President Bush's invasion of Iraq came just over a year after he sent tens of thousands of troops and hundreds of aircraft into Panama to execute an arrest warrant against its leader, Manuel Noriega, on charges of drug trafficking. General Noriega was once a close ally to Washington and on the CIA payroll. During the attack, the U.S. unleashed a force of 24,000 troops equipped with highly sophisticated weaponry and aircraft against a country with an army smaller than the New York City Police Department. An estimated 3,000 Panamanians died in the attack. Last month, the Inter-American Commission on Human Rights called on Washington to pay reparations to Panama over what was widely seen as an illegal invasion.
In one of his last acts in office, President George H.W. Bush granted pardons to six former Reagan officials who were involved in the Iran-Contra scandal, when the Reagan administration secretly sold arms to Iran to help raise money for the Nicaraguan Contras despite a congressional ban on providing aid to the Contras in Nicaragua. Bush was never held liable for his role in the scandal. The ex-CIA director claimed he was, quote, "out of the loop," even though other participants and a paper trail suggested otherwise.
Bush's time in office coincided with the collapse of the Soviet Union. He termed the post-Soviet era the New World Order and was a key architect of neoliberal globalization, setting the stage for, among other things, NAFTA and the WTO.
To talk more about the legacy of George H.W. Bush, we're joined by Mehdi Hasan. He's a columnist for The Intercept, host of their Deconstructed podcast. He's also host of UpFront at Al Jazeera English. His most recent piece for The Intercept, "The Ignored Legacy of George H.W. Bush: War Crimes, Racism, and Obstruction of Justice."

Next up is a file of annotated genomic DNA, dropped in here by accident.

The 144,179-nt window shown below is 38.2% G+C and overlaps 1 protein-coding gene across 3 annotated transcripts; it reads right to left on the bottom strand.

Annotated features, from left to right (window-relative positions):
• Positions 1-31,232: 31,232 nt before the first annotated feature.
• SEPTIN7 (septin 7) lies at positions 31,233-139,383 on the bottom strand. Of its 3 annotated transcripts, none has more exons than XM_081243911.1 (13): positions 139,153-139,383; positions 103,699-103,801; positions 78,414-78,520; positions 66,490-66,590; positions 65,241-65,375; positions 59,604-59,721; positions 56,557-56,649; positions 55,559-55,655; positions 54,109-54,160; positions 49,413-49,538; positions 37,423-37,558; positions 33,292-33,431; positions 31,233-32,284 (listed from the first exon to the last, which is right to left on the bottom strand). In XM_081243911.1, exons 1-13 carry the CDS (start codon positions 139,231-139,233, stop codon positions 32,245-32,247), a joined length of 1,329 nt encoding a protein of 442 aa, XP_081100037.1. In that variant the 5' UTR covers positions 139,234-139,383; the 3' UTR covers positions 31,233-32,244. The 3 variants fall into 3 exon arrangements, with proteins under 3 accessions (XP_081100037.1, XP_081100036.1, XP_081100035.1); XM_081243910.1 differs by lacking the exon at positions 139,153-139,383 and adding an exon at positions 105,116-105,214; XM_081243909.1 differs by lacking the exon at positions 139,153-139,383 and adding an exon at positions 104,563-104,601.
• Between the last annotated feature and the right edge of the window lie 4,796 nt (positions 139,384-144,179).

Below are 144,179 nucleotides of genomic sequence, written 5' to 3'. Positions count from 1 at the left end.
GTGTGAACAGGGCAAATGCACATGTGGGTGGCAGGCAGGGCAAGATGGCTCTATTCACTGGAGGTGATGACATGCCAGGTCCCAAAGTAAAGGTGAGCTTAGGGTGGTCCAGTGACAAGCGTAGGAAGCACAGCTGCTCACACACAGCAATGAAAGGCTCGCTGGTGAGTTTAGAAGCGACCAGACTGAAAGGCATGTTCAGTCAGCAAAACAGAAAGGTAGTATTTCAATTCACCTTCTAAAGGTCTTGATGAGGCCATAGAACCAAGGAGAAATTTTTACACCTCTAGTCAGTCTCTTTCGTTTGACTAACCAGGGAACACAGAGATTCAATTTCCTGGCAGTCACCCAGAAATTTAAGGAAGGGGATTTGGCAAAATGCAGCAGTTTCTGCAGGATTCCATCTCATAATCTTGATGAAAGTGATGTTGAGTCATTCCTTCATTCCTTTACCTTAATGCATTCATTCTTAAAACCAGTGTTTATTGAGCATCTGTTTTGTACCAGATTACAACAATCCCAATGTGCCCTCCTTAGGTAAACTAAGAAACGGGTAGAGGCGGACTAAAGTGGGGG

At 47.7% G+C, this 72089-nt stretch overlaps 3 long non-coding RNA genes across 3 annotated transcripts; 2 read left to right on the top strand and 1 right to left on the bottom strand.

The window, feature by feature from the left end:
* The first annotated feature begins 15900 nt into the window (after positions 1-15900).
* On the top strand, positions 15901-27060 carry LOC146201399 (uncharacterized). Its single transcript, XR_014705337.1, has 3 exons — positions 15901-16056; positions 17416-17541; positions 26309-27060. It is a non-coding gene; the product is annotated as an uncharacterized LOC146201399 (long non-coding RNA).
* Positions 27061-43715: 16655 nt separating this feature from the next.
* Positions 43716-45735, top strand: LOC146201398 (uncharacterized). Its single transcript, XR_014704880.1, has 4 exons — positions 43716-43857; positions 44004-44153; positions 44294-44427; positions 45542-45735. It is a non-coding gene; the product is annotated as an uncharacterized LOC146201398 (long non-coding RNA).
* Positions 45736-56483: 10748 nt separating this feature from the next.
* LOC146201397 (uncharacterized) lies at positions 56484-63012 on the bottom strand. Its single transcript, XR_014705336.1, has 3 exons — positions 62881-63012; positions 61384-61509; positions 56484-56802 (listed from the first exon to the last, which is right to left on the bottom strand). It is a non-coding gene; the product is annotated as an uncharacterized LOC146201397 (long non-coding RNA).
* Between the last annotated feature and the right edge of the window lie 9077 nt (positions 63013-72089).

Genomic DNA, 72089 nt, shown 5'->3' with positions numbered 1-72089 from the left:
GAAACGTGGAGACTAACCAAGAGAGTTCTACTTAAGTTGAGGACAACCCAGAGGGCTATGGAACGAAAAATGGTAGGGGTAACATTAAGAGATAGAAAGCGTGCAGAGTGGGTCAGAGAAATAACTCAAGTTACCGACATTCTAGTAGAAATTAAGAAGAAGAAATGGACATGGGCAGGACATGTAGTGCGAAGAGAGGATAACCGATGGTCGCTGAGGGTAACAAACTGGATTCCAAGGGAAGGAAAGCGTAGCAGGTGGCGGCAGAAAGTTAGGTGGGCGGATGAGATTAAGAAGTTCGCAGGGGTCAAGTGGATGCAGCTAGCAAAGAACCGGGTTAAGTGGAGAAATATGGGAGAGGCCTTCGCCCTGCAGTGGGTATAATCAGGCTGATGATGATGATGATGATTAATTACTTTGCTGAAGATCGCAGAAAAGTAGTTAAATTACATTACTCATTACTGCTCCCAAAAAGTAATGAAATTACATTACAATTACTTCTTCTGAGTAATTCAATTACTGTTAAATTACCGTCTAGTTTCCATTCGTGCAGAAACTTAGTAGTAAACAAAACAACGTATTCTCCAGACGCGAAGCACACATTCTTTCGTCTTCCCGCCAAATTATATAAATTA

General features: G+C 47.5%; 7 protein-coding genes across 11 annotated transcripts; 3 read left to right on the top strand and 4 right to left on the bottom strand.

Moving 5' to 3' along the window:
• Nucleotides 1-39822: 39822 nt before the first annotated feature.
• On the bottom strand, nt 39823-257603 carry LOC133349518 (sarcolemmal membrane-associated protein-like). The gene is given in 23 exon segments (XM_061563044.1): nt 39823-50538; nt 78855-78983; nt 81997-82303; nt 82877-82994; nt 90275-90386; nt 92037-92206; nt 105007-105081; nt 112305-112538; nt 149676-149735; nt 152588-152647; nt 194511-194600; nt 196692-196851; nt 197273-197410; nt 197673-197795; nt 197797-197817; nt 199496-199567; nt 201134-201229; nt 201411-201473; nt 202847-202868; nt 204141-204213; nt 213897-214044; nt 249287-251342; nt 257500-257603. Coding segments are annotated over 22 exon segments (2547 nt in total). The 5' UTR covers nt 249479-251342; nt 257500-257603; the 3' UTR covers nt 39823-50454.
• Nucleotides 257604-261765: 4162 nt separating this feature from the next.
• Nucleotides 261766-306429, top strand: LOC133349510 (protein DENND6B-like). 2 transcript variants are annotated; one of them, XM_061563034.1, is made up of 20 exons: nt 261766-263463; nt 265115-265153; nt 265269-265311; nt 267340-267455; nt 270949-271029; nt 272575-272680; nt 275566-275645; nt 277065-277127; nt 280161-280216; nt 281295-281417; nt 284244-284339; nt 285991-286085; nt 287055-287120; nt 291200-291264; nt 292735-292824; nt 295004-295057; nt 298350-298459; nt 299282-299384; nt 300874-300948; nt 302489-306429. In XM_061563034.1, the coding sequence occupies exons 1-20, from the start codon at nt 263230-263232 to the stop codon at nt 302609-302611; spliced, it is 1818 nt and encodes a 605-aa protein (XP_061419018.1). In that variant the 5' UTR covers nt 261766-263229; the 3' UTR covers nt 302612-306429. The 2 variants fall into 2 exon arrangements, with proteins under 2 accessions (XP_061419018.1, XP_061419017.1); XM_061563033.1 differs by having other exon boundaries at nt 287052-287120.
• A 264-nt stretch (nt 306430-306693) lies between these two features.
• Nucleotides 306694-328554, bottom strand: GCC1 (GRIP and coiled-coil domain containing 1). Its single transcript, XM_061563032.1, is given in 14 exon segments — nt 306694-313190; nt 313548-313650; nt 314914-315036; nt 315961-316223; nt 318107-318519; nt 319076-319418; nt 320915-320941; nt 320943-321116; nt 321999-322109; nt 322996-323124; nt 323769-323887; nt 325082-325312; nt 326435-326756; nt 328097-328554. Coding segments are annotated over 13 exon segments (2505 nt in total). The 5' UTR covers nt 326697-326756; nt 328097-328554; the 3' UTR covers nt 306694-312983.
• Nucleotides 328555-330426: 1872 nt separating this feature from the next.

Mehdi, we want to thank you for being with us. Of course, when someone dies, people -- and certainly in the media, when it comes to a U.S. leader -- they focus on what they feel was the important praiseworthy accomplishments of a person. And it's the instinct of all not to speak ill of the dead. But, Mehdi Hasan, if you can talk about the significance of the presidency of George H.W. Bush?
MEHDI HASAN: I mean, huge significance, Amy. And you're right. You know, not speaking ill of the dead is true, and it's a basic -- you know, basic courtesy and decency. But this is not about speaking ill of the dead. This is about evaluating the record of a president of the United States, the 41st president of the United States, and one of the most important human beings of the 20th century, technically.
And, yes, a lot happened on his, you know, four-year watch. You mentioned a great deal of it in your introduction there. And I think the problem is -- I find it astonishing, as a Briton living in Washington, D.C., watching cable news on Saturday and seeing this hagiography masquerading as journalism, just talking about what a great guy he was, what a great president he was, what a civil and decent human being he was, ending the Cold War, and many achievements. You know, he stood up to the NRA. He stood up to AIPAC. He did do some good things. But the idea that you only focus on the positive and you ignore the negatives, especially when the negatives involve the loss of huge amounts of human life -- in Iraq, for example, in Panama -- I think, is absurd. It's a dereliction of journalistic duty for a president to die and journalists to act as if they're cheerleaders and put, you know, their own, whatever, patriotism or nationalism ahead of their duty to really give a full set of facts to the viewers, you know, a first draft of history, Amy.